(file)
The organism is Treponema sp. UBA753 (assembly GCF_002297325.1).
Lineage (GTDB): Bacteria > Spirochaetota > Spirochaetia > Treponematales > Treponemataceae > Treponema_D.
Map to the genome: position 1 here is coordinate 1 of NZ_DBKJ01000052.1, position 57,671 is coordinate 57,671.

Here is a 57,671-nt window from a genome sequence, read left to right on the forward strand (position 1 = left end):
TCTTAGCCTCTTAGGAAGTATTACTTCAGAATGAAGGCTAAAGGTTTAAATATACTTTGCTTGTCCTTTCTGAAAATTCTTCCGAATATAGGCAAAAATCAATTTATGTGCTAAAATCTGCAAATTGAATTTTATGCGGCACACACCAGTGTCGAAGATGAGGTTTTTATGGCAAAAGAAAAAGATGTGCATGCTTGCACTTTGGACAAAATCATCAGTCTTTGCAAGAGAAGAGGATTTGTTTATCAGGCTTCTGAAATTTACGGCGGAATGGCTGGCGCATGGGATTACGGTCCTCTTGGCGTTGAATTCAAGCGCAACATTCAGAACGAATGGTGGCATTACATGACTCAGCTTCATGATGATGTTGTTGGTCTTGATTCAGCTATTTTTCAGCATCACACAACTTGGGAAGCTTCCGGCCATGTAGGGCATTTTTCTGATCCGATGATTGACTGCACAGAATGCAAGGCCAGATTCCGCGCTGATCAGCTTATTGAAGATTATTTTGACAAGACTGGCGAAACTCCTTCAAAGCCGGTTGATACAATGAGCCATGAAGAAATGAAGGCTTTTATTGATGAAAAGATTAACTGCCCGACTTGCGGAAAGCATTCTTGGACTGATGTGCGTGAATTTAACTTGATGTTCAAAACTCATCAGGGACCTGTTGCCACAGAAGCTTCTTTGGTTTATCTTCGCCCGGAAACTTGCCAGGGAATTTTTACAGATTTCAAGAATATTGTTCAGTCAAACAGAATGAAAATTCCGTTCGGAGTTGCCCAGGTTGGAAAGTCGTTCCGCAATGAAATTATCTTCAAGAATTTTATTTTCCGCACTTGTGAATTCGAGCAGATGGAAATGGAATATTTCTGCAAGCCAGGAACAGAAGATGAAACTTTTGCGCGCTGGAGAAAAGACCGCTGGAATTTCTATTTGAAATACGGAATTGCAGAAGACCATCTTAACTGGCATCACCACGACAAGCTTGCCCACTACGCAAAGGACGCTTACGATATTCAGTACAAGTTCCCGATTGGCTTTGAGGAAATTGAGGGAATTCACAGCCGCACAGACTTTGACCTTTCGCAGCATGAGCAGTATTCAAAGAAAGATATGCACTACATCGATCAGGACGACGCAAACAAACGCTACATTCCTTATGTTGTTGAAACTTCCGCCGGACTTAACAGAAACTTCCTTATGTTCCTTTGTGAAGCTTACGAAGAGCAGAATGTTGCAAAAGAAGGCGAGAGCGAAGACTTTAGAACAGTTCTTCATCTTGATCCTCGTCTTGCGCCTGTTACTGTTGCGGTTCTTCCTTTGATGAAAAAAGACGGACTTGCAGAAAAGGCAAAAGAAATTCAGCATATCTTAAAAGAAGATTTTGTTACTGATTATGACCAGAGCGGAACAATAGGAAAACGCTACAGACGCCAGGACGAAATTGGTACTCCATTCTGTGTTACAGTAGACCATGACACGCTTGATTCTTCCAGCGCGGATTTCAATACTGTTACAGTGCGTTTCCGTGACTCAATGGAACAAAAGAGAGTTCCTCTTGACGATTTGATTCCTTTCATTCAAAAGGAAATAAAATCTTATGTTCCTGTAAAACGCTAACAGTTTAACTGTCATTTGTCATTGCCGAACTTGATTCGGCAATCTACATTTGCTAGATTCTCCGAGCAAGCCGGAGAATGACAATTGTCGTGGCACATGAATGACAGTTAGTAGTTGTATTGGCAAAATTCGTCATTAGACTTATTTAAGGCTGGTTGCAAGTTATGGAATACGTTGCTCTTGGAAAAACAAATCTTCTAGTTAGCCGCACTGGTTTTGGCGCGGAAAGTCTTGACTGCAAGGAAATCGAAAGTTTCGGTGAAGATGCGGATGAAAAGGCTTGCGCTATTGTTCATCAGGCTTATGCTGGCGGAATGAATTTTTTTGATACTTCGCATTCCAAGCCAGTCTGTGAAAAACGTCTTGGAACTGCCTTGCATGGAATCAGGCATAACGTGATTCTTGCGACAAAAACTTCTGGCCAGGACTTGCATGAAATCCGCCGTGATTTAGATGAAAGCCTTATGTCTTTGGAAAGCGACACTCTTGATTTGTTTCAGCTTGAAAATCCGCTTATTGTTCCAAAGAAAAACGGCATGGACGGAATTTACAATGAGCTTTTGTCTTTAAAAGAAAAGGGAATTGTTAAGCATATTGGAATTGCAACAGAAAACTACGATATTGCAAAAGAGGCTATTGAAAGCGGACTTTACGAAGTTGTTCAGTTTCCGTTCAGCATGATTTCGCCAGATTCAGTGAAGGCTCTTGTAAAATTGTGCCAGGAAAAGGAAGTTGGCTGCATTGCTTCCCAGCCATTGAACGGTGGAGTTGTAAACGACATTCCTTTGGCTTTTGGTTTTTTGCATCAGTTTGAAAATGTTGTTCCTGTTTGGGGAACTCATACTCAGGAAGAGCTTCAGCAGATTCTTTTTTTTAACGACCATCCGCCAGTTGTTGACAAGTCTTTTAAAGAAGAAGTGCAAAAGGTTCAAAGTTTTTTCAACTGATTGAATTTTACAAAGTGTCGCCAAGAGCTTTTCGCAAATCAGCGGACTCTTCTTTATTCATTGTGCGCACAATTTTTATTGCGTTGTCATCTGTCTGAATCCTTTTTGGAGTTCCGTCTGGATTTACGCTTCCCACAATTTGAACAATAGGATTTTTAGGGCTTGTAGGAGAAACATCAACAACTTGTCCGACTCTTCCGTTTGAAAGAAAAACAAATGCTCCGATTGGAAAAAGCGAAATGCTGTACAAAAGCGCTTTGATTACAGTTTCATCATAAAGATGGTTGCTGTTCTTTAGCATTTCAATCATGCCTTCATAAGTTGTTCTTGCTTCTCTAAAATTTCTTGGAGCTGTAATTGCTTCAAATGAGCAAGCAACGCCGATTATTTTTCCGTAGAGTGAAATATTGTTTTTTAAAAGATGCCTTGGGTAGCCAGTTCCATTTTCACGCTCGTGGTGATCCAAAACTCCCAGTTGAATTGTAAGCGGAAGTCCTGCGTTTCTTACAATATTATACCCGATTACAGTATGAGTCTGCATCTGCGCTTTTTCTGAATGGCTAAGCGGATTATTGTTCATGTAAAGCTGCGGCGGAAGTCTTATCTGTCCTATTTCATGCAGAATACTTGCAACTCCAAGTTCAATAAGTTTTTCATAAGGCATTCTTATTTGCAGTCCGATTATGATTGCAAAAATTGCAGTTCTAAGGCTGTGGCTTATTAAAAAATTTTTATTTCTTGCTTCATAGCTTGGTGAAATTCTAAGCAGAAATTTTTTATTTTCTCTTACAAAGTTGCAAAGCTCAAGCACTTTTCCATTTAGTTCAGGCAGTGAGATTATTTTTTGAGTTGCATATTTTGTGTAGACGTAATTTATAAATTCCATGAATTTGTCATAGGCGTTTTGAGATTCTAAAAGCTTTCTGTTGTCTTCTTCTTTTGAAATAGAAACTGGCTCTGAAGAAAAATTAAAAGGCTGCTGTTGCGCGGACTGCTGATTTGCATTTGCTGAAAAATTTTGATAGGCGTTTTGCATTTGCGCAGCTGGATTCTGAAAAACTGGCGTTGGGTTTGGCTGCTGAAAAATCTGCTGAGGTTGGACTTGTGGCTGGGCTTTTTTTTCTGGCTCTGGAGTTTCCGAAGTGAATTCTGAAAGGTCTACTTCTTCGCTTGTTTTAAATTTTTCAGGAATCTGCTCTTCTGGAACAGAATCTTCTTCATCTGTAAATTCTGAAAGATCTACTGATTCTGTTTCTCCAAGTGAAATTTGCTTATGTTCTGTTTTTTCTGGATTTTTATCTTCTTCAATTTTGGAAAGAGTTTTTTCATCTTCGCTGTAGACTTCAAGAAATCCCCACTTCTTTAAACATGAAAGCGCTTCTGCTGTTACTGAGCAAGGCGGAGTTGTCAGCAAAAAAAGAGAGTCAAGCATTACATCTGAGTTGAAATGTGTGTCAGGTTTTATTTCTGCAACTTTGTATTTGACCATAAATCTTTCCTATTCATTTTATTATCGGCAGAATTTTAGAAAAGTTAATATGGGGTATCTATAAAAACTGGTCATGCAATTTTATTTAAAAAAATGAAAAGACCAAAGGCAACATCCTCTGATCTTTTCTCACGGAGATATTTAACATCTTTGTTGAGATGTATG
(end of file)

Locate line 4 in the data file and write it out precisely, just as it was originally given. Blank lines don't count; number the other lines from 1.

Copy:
Here is a 57,671-nt window from a genome sequence, read left to right on the forward strand (position 1 = left end):